The internet is a jungle of both structured and unstructured data. Search engines have to put in a lot of effort to wrap their (imaginary) brains around the actual context of the content in order to present them to the users in the most helpful way possible. To make things easier, Google, Bing, Yandex, and Yahoo! came up with the Schema project.
But what exactly is Schema? And how is it relevant to your TMS clinic’s website?
If you’re interested in learning about Schema, its impact on the search engines, and its benefits to your TMS clinic’s website, this article is for you.
What is Schema?
Schema is a vocabulary for HTML tags (or microdata) that you can use to mark up information (entities, actions, relationships) to help search engines read and understand the content on your homepage and other webpages in a better way.
Many businesses (including your TMS clinic) can benefit from schema.org vocabularies to help search engines better understand their webpage and exhibit rich snippets in the SERPs. Here’s an example of a WordPress plugin:
In the example above, the star rating, votes, and price that you can see underneath the page title were made possible with the help of schema markup.
To achieve the review rich snippets, you’d need to include the following code in your webpage:
<div itemprop="aggregateRating" itemscope itemtype="https://schema.org/AggregateRating">
And that’s just one example. Schema.org offers “data types” for countless other purposes.
What is the Difference Between Structured Data and Schema?
Schema is basically a project that includes a particular set of microdata tags (e.g. company’s location, phone no., email address, etc.) that the webmasters can use to mark up their websites for web crawlers.
Whereas, structured data is an umbrella term for the process of pairing a name with a value. Structured data, in terms of SEO, helps the search engine to categorize your content for better indexation.
What are the Different Uses of Schema?
Schema can be used to mark up different types of content including, but not limited to, the procedures you offer, an event’s location, clinic’s location, etc.
Here are some broad categories of items that you can mark up on your webpages:
- Creative work
You can view the full list of items on schema.org’s website.
Whenever you mark up a similar item (from the above list) on your webpage, the crawlers will easily access the value mapped with that data type and add it to the snippets in the SERPs.
Schema even offers special “psychological treatment tags” which can be really helpful for your TMS clinic’s website:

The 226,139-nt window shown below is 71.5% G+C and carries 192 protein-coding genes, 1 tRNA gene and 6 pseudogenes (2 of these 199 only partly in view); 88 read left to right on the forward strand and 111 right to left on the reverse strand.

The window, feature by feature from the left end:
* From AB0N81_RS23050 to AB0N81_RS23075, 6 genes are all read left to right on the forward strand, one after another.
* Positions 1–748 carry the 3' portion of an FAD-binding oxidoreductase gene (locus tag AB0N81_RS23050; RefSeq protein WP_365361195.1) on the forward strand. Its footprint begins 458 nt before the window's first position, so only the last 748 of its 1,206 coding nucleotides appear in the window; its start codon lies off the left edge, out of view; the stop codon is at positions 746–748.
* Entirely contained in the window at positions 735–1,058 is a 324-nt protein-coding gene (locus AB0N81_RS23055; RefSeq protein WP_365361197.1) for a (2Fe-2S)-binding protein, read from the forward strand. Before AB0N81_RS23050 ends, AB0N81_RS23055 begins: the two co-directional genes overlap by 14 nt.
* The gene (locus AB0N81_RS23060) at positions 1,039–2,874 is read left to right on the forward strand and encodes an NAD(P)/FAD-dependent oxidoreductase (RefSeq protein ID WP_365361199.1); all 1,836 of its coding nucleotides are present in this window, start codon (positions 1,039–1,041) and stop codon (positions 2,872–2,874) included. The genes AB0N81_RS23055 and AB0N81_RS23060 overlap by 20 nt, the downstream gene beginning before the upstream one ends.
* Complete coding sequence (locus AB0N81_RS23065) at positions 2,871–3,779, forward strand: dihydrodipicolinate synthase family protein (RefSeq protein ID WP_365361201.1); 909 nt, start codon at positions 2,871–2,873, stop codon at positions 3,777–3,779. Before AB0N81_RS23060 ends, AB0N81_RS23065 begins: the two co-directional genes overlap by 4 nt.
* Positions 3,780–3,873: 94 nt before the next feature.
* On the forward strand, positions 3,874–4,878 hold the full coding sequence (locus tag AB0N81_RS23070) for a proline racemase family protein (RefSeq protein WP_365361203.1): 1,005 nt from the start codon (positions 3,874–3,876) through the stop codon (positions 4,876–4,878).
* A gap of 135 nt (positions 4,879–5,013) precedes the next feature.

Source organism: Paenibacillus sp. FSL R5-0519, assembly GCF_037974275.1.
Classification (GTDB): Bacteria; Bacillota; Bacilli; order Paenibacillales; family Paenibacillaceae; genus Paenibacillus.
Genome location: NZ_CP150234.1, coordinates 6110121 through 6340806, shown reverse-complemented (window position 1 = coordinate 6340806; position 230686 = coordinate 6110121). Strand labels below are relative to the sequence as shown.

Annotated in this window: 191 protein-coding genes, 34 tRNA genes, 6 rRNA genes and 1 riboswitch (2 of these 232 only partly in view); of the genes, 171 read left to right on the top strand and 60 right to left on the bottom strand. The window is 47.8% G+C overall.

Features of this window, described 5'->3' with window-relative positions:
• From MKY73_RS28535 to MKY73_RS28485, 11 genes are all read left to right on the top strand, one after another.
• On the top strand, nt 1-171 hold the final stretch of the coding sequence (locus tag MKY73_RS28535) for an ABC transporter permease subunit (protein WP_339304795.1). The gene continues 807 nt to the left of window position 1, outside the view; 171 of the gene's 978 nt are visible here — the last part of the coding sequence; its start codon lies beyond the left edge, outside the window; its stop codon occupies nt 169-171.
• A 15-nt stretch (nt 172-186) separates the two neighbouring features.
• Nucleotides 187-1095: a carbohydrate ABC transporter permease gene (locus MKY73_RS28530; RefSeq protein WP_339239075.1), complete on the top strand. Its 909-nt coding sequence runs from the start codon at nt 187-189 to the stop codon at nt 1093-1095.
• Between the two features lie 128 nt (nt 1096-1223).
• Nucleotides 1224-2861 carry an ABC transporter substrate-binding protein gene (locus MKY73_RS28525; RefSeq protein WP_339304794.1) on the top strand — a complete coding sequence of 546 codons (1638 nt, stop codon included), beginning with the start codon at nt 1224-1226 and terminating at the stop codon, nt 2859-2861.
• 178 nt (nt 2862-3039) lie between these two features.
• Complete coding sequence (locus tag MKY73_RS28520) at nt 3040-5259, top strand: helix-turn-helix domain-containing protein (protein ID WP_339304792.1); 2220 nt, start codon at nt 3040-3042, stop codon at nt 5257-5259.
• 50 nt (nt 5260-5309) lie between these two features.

- MedicalProcedureType – it’s an enumeration that describes the nature of the medical procedure offered by your clinic. The three main types include surgical, noninvasive (for TMS), and percutaneous.
- HowPerformed – this property tag is used to describe how the procedure is performed.
- Preparation – this tag helps describe the preparation a patient must undergo before the TMS therapy.
- Study – this tag defines the medical trial or study related to an entity under consideration.
These schema tags will help you generate extensive rich snippets that will improve the click-through rate (CTR) of your websites. You could consider adding them to the FAQs section on your website (if you have one).
Furthermore, you can use schema markup to optimize for multiple locations.
If you have more than one TMS clinic, you can easily specify that to the search engines so they can share the nearest address with the user.
The Use of Schema in Other Structured Data
Schema can be used with other structured data such as RDFa (Resource Description Framework in Attributes) that adds attribute level extensions to HTML, XHTML, and xml-based documents (XML schema).
How to Use Schema?
Here’s a step-by-step process to use schema for your website:
- Go to Google Structured Data Markup Helper.
- Choose the data type you wish to mark up.
- Paste the URL of the page you want to mark up. Alternatively, you could also paste the HTML text of your webpage instead of the URL.
- Start tagging. This will load the data items of your web page in the right pane and the webpage (your website) in the left pane of the screen.
- Now, highlight and select the item you wish to mark up. Whenever you’ll highlight text on your website, a panel will open up suggesting the data type for the text. Select the relevant data type and it will be added to your data items list. For example, in the image below, you can see the items like Name, Location, and Postal Code have been added to the data items list. Continue adding items that you wish to mark up.
- Once you’re done selecting items, click on the “Create HTML” button on the top right corner of the screen.
- This will generate the HTML for all the inserted schema tags.
- Add the highlighted code snippet (HTML generated by GSDMH) to your web page or you could also download the auto-generated markup.
- Click “Finish” when you’re done. A prompt screen will appear with a series of additional steps.
- Use Google Structured Data Testing Tool to find out what your page will look like with the added schema markup. Preview your webpage before publishing the changes by adding the code snippet generated by GSDMH (steps 1-9).
- Once the code is pasted, click on Preview to see how your page will look like in Google search results.
And you’re done.
Adding Schema Markup to your TMS clinic’s website will improve the way search engines display your clinic as well as improve the user experience for your potential and existing patients.
And the best part? The process of implementing schema markup is super-simple.
Mark up the content that is visible to the visitors (not the content enclosed in hidden divs or hidden page elements) of your websites.